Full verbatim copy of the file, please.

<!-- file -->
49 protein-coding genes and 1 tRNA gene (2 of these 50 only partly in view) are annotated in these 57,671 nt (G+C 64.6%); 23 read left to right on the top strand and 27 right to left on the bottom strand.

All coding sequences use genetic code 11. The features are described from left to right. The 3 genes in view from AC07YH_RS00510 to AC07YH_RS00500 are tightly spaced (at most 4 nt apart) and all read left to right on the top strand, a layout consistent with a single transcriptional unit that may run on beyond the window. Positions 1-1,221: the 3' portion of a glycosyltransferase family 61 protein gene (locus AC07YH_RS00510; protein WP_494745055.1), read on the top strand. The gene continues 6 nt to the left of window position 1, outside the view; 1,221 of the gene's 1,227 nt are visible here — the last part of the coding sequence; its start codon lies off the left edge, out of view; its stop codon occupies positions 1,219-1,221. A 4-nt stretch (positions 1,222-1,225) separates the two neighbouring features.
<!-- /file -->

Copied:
49 protein-coding genes and 1 tRNA gene (2 of these 50 only partly in view) are annotated in these 57,671 nt (G+C 64.6%); 23 read left to right on the top strand and 27 right to left on the bottom strand.

All coding sequences use genetic code 11. The features are described from left to right. The 3 genes in view from AC07YH_RS00510 to AC07YH_RS00500 are tightly spaced (at most 4 nt apart) and all read left to right on the top strand, a layout consistent with a single transcriptional unit that may run on beyond the window. Positions 1-1,221: the 3' portion of a glycosyltransferase family 61 protein gene (locus AC07YH_RS00510; protein WP_494745055.1), read on the top strand. The gene continues 6 nt to the left of window position 1, outside the view; 1,221 of the gene's 1,227 nt are visible here — the last part of the coding sequence; its start codon lies off the left edge, out of view; its stop codon occupies positions 1,219-1,221. A 4-nt stretch (positions 1,222-1,225) separates the two neighbouring features.